Octaplex, an investigational 4-factor prothrombin complex concentrate (4F-PCC), was noninferior to a control 4F-PCC for reversal of vitamin K antagonist (VKA) anticoagulant therapy in patients undergoing urgent surgery with significant bleeding risk, according to study results presented at the 2022 ASH Annual Meeting.

The phase 3 LEX-209 study compared the hemostatic efficacy of Octaplex (Octapharma) with a control 4F-PCC (Beriplex P/N, also known as Kcentra; CSL Behring).

Participants were aged 18 years and older, were receiving VKA therapy, were hospitalized for urgent surgery with significant bleeding risk (50 mL or more) for which VKA withdrawal and intravenous (IV) vitamin K were considered insufficient, and had an International Normalized Ratio (INR) ≥2.0. All patients received 1 dose of IV 4F-PCC 25, 35, or 50 IU/kg body weight per baseline INR (2 to <4, 4 to 6, and >6, respectively). The infusion rate was 0.12 mL/kg/min (approximately 3 IU/kg/min) up to 8.4 mL/min (approximately 210 IU/min).

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Hemostatic efficacy rating after surgery, evaluated by a blinded independent endpoint adjudication board, was the primary endpoint. Secondary efficacy endpoints were the proportion of patients with INR reduction to ≤1.5 and changes in coagulation factor levels (Factor II, Factor VII, Factor IX, Factor X) at 30±15 minutes after infusion. Safety endpoints included treatment-emergent adverse events (TEAEs); thromboembolic events (TEEs); and mortality at 3, 21, and 45 days postsurgery.

The primary hypothesis that the investigational 4F-PCC was noninferior to the control 4F-PCC (80% power, 15% noninferiority margin) was assessed using the Farrington–Manning test. An interim analysis was conducted in the first 50% of patients (at least 185 patients) randomly assigned to either study arm.

A total of 208 patients at 24 sites in the United States and Europe from June 2017 to November 2021 were randomly assigned to receive the investigational 4F-PCC (n=105; median age, 67.0 years; 55.2% male) or the control 4F-PCC (n=103; median age, 68.0 years; 58.3% male). Median baseline INR was 3.0 in both groups.

The presurgical estimated maximum blood loss of 200 mL or more was comparable in the investigational and control groups (67.6% vs 67.0%, respectively). Both groups received a median dose of 25 IU/kg (range, 16-50 IU/kg and 15-50 IU/kg, respectively). The median infusion duration was 12 minutes (range, 8 to 50) and 13 minutes (range, 7 to 30), respectively. The most common location of planned surgeries was gastrointestinal.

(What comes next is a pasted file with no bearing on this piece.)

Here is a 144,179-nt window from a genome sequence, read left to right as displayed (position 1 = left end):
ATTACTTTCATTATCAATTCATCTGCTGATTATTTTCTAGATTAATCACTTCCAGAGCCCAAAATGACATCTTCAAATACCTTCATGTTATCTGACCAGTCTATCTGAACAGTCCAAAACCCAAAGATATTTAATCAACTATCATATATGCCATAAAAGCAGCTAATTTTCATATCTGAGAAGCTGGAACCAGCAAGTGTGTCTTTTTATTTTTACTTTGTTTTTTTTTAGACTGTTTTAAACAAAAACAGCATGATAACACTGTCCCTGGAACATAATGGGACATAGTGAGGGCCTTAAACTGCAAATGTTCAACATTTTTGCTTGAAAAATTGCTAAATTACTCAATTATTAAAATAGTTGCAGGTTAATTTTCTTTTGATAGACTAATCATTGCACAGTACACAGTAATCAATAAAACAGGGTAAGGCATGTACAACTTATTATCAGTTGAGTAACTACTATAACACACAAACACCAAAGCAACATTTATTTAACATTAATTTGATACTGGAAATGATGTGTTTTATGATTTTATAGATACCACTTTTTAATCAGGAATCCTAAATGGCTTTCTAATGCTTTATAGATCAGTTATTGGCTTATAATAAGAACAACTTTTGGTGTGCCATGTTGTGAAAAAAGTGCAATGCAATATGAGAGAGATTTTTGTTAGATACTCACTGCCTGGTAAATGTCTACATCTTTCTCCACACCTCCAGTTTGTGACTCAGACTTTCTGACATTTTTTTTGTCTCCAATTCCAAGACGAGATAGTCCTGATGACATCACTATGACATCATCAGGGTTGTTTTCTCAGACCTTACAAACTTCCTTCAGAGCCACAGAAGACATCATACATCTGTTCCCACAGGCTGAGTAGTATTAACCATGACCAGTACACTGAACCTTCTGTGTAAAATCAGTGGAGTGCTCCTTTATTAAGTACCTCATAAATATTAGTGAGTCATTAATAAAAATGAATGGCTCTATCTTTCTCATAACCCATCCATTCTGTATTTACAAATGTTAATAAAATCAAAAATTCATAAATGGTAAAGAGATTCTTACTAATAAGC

The primary objective was achieved during the interim analysis, and the study was stopped for noninferiority. The final analysis demonstrated that the investigational 4F-PCC was noninferior to the control 4F-PCC (proportional difference, 0.001; 95% CI, −0.080 to 0.082; P <.001). Effective hemostasis at the end of surgery occurred in 94.3% of patients in the investigational group and 94.2% in the control group.

The proportion of patients with an INR correction to ≤1.5 was 78.1% in the investigational group compared with 71.8% in the control group (proportion difference, 0.063; 95% CI, −0.056 to 0.181). No patient had a surgery cancelled owing to inadequate INR correction, and the mean activities of coagulation factors were comparable in the 2 treatment groups.

TEAEs occurred in 81.9% of patients receiving the investigational 4F-PCC and 77.7% of those receiving the control 4F-PCC. Drug-related TEAEs occurred in 1 patient in each study group. The most frequently occurring adverse reactions among participants who received the investigational 4F-PCC were asthenia, anemia, and catheter site–related reaction.

TEAEs with a fatal outcome occurred in 5 patients in the investigational group and 1 patient in the control group. TEEs occurred in 3 patients in the investigational group and none in the control group.

Disclosure: Some study authors declared affiliations with biotech, pharmaceutical, and/or device companies. Please see the original reference for a full list of disclosures.


Sarode R, Goldstein JN, Simonian G, Milling TJ Jr. A phase 3, prospective, randomized, double-blind, multicenter, non-inferiority study comparing two four-factor prothrombin complex concentrates for reversal of vitamin K antagonist-induced anticoagulation in patients needing urgent surgery with significant bleeding risk. Presented at ASH 2022. December 10-13, 2022. Abstract 144.